Need advise for user authentication

I build a planning app that can be used by several customers. Data is separated with an owner field. So far so good. I am struggling to create a user friendly sign in proces. I would like to have email as username (no separate username!). And then a one on one relation with a profile model.
What would be a good practice setup to do this? Once working I want to be able to style the login form.
Thanks for your concern

1 Like

Ok let’s break it down

  • You want to have a custom user which have email and password, no username, you can easily do that
    you just need to create a custom user extending the AbstractBaseUser


# accounts/

from django.contrib.auth.models import AbstractUser
from django.db import models

class CustomUser(AbstractUser):
    email = models.EmailField(max_length=254)
    USERNAME_FIELD = "email"

    def __str__(self):
        return self.username

After this add this in your

AUTH_USER_MODEL = "accounts.CustomUser"

Ref: Customizing authentication in Django | Django documentation | Django (

  • For creating the o2o with CustomUser - UserProfile, do something like this
# accounts/

from django.db import models

class UserProfile(models.Model):
    user = models.OneToOneField(
       to=CustomUser, on_delete=models.CASCADE
    # Other fields

To automatically create ceate a userprofile when user is created use signals

# accounts/

from django.db.models.signals import post_save
from django.dispatch import receiver
from .models import UserProfile, CustomUser

@receiver(post_save, sender=CustomUser)
def create_user_profile(sender, instance, created, **kwargs):
    if created:

And just hook up the signals in the

# accounts/

from django.apps import AppConfig

class AccountsConfig(AppConfig):
    default_auto_field = 'django.db.models.BigAutoField'
    name = 'apps.accounts'

    def ready(self):
        from . import signals

Now the UserProfile will automatically gets created whenever a CustomUser get created

  • Now to the last part, for styling you can use css and forms widgets or if you are using bootstrap just simply use crispy_forms package

Ref: Using Django Form Fields, Widgets, and Attributes (

As an alternative - I always look for third-party packages to handle situations that seem “common” to me, and the place to look is Searching for email shows a number of different packages. Two appear to be likely candidates, with recent release dates:

Whether you choose to use them or not is your decision - but if nothing else, you might want to look at them to see what they do and the features they provide - it might give you some ideas on your own.

Contrary to the above response, I will not use a signal unless I have no other choice. You have a couple different options for this.

  1. In your “profile edit” page, use get_or_create to cause the profile to be created the first time someone attempts to edit it.
  2. Override the appropriate part of the user-creation process to create the Profile instance at the same time.

See: Using the Django authentication system | Django documentation | Django

Contrary to the above response, I will not use a signal unless I have no other choice.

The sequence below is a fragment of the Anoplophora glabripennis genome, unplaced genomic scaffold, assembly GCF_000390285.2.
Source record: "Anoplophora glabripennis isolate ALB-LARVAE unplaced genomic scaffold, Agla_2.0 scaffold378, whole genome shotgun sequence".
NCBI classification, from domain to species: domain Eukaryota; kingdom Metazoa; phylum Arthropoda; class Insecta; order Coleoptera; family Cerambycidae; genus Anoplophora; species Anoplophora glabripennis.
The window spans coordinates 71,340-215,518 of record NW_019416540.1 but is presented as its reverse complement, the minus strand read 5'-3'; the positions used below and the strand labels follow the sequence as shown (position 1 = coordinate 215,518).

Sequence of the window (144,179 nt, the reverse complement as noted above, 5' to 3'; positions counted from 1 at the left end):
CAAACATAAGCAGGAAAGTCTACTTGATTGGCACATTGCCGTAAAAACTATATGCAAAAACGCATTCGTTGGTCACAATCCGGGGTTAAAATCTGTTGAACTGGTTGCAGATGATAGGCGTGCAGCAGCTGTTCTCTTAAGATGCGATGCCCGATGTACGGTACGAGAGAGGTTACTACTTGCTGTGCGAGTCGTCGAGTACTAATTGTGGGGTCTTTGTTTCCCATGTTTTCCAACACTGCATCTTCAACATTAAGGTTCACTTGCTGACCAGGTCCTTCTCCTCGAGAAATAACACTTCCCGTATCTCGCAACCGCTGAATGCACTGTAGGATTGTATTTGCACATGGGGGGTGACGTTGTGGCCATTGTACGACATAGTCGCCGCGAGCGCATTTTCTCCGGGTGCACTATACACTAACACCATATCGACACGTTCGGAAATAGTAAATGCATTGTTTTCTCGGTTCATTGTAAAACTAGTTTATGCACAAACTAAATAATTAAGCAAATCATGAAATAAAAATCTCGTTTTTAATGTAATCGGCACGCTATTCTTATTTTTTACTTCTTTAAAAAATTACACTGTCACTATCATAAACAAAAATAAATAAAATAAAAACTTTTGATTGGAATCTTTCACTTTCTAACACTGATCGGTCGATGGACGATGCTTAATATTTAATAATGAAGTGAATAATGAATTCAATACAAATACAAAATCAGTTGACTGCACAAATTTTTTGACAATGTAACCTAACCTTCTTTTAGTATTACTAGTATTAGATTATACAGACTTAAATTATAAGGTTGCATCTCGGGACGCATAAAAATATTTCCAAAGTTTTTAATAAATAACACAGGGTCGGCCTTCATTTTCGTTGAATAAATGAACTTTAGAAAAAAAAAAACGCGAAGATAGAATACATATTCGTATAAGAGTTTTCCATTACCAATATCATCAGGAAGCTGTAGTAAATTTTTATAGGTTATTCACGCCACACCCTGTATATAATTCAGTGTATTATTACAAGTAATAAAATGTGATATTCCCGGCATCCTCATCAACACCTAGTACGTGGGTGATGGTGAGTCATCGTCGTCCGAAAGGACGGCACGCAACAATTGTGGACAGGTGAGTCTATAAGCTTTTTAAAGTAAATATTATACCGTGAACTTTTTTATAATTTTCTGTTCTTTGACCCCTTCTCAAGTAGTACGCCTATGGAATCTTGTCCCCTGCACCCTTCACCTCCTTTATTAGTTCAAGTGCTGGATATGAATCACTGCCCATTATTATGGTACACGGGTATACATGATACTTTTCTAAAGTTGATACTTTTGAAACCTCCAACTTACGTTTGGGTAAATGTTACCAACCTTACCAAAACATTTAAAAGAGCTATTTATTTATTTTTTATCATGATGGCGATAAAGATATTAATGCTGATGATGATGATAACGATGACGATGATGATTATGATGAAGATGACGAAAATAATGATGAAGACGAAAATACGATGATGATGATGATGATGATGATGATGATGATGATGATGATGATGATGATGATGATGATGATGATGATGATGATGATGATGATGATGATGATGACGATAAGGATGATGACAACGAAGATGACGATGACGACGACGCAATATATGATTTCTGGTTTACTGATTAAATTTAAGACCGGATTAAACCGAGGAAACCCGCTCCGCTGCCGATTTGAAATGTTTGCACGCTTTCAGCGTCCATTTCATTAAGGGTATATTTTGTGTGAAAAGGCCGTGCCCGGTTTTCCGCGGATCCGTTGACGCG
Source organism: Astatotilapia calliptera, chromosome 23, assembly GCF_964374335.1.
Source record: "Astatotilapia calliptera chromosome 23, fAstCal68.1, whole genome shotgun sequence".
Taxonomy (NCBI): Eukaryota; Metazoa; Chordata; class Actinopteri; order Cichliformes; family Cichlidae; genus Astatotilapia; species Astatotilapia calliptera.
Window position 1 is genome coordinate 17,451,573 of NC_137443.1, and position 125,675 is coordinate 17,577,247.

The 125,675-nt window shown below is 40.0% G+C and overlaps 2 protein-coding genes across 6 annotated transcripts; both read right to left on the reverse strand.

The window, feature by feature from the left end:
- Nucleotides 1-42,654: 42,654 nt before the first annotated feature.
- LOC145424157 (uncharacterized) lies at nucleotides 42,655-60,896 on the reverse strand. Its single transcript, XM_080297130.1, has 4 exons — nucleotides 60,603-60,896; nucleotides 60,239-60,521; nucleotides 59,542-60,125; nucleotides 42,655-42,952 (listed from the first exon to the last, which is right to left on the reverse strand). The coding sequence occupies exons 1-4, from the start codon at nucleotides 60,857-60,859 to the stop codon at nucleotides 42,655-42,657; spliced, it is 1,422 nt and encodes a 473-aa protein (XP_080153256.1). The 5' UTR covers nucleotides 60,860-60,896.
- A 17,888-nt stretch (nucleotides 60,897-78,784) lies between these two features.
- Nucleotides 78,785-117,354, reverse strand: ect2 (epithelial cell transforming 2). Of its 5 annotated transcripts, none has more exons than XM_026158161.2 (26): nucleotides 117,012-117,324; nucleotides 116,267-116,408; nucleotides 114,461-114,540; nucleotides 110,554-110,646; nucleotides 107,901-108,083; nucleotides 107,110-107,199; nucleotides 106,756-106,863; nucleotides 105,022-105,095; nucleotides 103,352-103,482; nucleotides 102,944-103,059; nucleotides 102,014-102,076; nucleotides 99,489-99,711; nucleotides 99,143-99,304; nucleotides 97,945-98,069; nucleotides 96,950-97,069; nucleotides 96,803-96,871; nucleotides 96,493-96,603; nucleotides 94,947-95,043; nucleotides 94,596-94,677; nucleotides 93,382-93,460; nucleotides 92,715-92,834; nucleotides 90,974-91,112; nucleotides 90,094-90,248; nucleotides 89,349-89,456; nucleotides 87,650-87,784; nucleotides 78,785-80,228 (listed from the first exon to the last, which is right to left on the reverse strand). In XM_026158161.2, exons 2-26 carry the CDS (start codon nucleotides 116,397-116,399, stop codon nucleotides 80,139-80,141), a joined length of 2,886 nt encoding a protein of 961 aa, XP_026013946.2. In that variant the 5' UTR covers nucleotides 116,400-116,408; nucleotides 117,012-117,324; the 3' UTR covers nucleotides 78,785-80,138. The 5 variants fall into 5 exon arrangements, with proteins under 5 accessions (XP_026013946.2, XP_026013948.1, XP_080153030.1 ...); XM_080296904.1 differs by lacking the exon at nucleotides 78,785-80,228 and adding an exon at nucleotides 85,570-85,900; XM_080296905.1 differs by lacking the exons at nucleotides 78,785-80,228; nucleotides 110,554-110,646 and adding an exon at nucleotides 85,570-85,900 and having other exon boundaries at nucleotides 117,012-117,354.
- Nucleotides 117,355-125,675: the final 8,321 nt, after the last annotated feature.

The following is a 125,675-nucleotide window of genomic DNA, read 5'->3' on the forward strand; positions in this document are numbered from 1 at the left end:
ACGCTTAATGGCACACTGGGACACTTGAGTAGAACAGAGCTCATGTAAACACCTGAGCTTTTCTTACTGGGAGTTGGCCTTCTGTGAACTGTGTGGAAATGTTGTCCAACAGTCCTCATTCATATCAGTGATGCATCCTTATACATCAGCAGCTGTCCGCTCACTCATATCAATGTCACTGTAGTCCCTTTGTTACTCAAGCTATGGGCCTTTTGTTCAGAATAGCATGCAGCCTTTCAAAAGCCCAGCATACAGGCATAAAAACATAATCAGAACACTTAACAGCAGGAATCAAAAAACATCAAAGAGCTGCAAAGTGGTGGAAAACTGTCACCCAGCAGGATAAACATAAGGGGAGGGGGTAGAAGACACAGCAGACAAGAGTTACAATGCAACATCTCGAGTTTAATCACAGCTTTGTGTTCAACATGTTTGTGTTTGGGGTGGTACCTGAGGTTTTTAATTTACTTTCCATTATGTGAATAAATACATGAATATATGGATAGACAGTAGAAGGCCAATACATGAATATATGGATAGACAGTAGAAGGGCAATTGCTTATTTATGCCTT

Mr. Ken, why would you not want to use signals in this scenario.

I’ve seen and used this pattern many times

For clarity, it’s not just this scenario.

In general, I never want to use signals. However, sometimes I need to based on circumstances outside my control.

First, I’ll start out from this quote from the official Signals docs:

Signals give the appearance of loose coupling, but they can quickly lead to code that is hard to understand, adjust and debug.
Where possible you should opt for directly calling the handling code, rather than dispatching via a signal.

Also, there are operations on models (e.g. bulk_create) that don’t fire signals on models.

For another perspective, see: Django Anti-Patterns: Signals | Lincoln Loop. I didn’t write it, but I agree with it wholeheartedly.

I have encountered too many situations with code written to use signals ending up misbehaving because of other code being written that doesn’t account for the edge cases involved.

On the other hand, I have never worked with a system using signals where they’re not needed that wasn’t impoved overall by removing the signal.
In all cases, the developers recognized that the “readability” and “understandability” was improved by not having to remember that there might be signals being called when a model is being saved - that having that code with the model or even in the save method, was much easier to keep track of.

Now, I’m well aware that there are many very-experienced Django people who disagree with me, and that’s fine and good. Signals can be useful, if you are always aware of their limitations. I’ve just made the decision that the balance-point lies on the side against using them.

I just read the blog post which you have mentioned.

Well I can agree on some points why we should avoid signals:

  • makes it hard debug (Totally)
  • decreases the readablity (Like if you need to know how something is happening behing the scenes, you need to look in the other files, unlike if we just impleament the same things in the models without extra config, like we have seen with signals to use it, we have to configure the

But somethings we might need to use signals
Well it’s just totally up to developers to which coding pattern they follow
Everyone have a unique way in making things

After studying options I choose cuser as authentication. And a profile view that uses get_or_create to check if the current user already has a profile record. This looks like the most straight forward simple solution.